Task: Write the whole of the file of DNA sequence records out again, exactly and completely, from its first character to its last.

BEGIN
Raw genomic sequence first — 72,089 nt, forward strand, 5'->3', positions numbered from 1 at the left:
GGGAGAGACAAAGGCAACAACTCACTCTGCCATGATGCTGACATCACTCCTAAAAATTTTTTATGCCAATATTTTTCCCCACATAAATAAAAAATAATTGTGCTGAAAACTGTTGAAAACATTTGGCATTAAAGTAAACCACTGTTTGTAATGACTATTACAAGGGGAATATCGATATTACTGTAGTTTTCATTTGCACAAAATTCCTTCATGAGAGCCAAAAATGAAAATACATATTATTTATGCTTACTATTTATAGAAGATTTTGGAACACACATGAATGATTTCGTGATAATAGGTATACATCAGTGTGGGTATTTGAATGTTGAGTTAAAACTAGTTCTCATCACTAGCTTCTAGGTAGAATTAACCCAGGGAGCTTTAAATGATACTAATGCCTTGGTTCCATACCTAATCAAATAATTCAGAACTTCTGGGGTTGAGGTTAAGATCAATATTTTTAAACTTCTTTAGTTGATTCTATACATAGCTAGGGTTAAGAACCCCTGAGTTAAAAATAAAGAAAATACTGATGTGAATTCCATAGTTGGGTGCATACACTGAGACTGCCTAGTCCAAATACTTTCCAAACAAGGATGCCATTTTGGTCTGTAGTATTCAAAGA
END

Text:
Raw genomic sequence first — 72,089 nt, forward strand, 5'->3', positions numbered from 1 at the left:
GGGAGAGACAAAGGCAACAACTCACTCTGCCATGATGCTGACATCACTCCTAAAAATTTTTTATGCCAATATTTTTCCCCACATAAATAAAAAATAATTGTGCTGAAAACTGTTGAAAACATTTGGCATTAAAGTAAACCACTGTTTGTAATGACTATTACAAGGGGAATATCGATATTACTGTAGTTTTCATTTGCACAAAATTCCTTCATGAGAGCCAAAAATGAAAATACATATTATTTATGCTTACTATTTATAGAAGATTTTGGAACACACATGAATGATTTCGTGATAATAGGTATACATCAGTGTGGGTATTTGAATGTTGAGTTAAAACTAGTTCTCATCACTAGCTTCTAGGTAGAATTAACCCAGGGAGCTTTAAATGATACTAATGCCTTGGTTCCATACCTAATCAAATAATTCAGAACTTCTGGGGTTGAGGTTAAGATCAATATTTTTAAACTTCTTTAGTTGATTCTATACATAGCTAGGGTTAAGAACCCCTGAGTTAAAAATAAAGAAAATACTGATGTGAATTCCATAGTTGGGTGCATACACTGAGACTGCCTAGTCCAAATACTTTCCAAACAAGGATGCCATTTTGGTCTGTAGTATTCAAAGA